Meanwhile, in Puget Sound, Boeing had already begun seeking to obtain a longer contract with the Machinists union. In early July, Boeing told Washington State politicians that it was seeking a longer contract with the union
Members of the state’s congressional delegation said Tuesday that Boeing is laying down an ultimatum to its biggest union: Unless a long-term agreement barring strikes by the Machinists is reached by this fall, Boeing will build a second production line for the 787 someplace outside Washington.
“The whole thing comes down to, can they get a long-term agreement with the union, with a no-strike clause,” influential U.S. Rep. Norm Dicks, D-Bremerton, said in an interview Tuesday. “That’s what ultimately has to happen here in the next two or three or four months — or they are going to go elsewhere.
“I think if they get this agreement, they would stay.”
In a separate interview, Gov. Chris Gregoire said Boeing Commercial Airplanes CEO Scott Carson told her recently the company is seeking a long-term no-strike agreement with the Machinists union.
Carson also said Boeing will likely make its decision on the location of a second 787 production line this fall, though Gregoire said he did not specifically link the two elements as an ultimatum.
In late October 2009, Boeing, unable to get an agreement with the union, announced that it would locate its second assembly line in South Carolina.
“We’re taking prudent steps to protect the interests of our customers as we introduce the 787-9 and ramp up overall production to 10 twin-aisle 787 jets per month,” said Albaugh.
“While we welcome the development of this expanded capability at Boeing Charleston, the Puget Sound region is the headquarters of Boeing Commercial Airplanes. Everett will continue to design and produce airplanes, including the 787, and there is tremendous opportunity for our current and future products here,” Albaugh emphasized. “We remain committed to Puget Sound.”
In March, 2010, the Machinists filed charges against Boeing claiming the company’s move was in retaliation for the 2008 strike. At the time, the Seattle Times noted:
The IAM struck Boeing for two months in fall 2008, the fourth strike in a decade. Early the following year, Boeing Chief Executive Jim McNerney told Washington’s congressional delegation the repeated strikes were a major problem and the company would seek another location for its second 787 assembly line unless the union agreed to a long-term no-strike clause.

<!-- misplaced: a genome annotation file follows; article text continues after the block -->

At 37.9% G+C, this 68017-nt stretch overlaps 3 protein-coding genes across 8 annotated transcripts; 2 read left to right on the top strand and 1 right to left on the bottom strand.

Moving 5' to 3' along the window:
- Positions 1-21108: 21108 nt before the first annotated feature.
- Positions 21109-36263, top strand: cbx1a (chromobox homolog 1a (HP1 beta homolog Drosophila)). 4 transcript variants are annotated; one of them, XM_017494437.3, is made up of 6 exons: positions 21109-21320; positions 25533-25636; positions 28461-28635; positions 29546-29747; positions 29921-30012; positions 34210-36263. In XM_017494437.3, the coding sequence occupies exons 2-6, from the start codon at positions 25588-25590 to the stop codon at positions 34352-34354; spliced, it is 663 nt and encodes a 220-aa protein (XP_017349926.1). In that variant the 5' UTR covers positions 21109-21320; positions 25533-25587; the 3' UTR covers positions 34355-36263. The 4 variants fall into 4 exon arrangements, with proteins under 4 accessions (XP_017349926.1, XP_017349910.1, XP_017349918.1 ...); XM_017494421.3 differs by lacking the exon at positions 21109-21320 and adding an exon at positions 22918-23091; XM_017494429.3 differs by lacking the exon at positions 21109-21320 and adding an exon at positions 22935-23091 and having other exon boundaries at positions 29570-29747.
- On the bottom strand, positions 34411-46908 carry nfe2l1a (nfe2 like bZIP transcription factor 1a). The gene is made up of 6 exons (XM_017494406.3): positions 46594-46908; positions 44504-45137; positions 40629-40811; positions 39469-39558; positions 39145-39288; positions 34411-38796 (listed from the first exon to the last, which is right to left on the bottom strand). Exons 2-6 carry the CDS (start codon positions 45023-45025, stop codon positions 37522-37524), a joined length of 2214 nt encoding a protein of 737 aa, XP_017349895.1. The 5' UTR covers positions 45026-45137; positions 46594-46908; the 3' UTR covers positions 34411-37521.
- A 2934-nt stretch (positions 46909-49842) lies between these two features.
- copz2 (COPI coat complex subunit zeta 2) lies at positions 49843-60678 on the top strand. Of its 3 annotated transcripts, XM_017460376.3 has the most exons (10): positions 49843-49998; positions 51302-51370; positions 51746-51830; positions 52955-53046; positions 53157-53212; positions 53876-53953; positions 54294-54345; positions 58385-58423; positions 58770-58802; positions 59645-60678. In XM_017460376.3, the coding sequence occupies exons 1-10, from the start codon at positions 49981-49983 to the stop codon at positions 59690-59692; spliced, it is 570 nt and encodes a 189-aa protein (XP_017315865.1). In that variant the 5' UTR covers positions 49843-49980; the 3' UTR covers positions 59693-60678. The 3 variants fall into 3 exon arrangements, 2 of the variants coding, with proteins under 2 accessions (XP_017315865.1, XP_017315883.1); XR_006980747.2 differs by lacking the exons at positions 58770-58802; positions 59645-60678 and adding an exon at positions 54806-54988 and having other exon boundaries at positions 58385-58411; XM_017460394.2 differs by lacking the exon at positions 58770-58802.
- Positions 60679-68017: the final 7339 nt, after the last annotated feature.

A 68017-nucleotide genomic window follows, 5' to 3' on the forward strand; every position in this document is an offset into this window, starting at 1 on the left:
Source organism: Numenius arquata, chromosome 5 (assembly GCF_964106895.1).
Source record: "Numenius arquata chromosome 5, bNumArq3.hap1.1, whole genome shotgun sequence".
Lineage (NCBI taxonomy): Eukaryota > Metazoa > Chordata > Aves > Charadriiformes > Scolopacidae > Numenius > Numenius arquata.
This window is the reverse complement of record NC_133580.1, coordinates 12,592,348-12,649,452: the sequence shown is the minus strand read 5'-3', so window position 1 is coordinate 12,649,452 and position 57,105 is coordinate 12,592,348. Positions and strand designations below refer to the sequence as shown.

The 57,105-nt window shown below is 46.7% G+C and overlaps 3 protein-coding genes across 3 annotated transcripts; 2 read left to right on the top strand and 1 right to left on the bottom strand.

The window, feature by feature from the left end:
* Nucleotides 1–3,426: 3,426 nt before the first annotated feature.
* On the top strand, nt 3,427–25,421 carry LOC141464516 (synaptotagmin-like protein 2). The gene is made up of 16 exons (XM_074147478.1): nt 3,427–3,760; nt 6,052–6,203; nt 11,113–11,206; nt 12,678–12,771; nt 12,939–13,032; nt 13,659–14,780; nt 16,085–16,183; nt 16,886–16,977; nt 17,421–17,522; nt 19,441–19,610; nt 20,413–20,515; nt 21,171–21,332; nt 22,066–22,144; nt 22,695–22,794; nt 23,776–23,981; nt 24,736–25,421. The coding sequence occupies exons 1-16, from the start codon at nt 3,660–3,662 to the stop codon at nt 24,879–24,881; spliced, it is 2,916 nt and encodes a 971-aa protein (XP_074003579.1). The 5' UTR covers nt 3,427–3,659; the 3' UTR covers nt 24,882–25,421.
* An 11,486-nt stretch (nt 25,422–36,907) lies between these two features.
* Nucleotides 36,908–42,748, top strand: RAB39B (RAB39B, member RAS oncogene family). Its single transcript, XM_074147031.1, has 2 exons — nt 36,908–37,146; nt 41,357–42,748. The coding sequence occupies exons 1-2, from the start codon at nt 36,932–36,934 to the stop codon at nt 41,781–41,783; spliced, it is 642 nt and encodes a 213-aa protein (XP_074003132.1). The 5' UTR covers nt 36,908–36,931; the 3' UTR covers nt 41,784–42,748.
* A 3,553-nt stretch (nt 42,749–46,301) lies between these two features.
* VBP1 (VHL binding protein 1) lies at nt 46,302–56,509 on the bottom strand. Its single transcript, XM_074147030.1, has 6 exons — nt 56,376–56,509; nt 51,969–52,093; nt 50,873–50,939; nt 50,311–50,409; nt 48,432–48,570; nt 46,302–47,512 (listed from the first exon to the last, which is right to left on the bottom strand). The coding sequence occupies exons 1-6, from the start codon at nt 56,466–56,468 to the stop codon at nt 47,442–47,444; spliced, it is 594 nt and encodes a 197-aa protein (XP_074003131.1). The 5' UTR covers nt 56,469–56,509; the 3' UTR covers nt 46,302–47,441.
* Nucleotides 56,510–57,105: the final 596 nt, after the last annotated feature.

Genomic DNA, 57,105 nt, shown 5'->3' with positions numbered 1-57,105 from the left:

“We were entirely transparent with the IAM,” [Boeing spokeman Tim] Healy said. “We needed an agreement that would allow us to meet our customer commitments.”
The complaint was filed with the NLRB in March. That same month, Jim Albaugh, the chief executive of Boeing Commercial Airplanes, said in a Seattle Times interview that “the overriding factor (in choosing South Carolina) was not the business climate. And it was not the wages we are paying today … It was that we can’t afford to have a work stoppage every three years.”
Is that an illegal reprisal, punishing a past strike? Or is it a legitimate strategic choice, avoiding future strikes?
“Our decision has everything to do with being a reliable supplier and is not a reprisal for the past,” said Boeing’s Healy.
The NLRB, in the complaint published on Wednesday, believes that, rather than Boeing making a legitimate strategic choice (as many other companies have) Boeing’s actions were “in retaliation for past strike activity and to chill future strike activity by its union employees.”
Unfortunately for the IAM, if it were not for its poor representation in South Carolina, where the union had existed before getting kicked out, it could have had Boeing members in both Washington as well as South Carolina and the NLRB fight would never have had to take place.
“I bring reason to your ears, and, in language as plain as ABC, hold up truth to your eyes.” Thomas Paine, December 23, 1776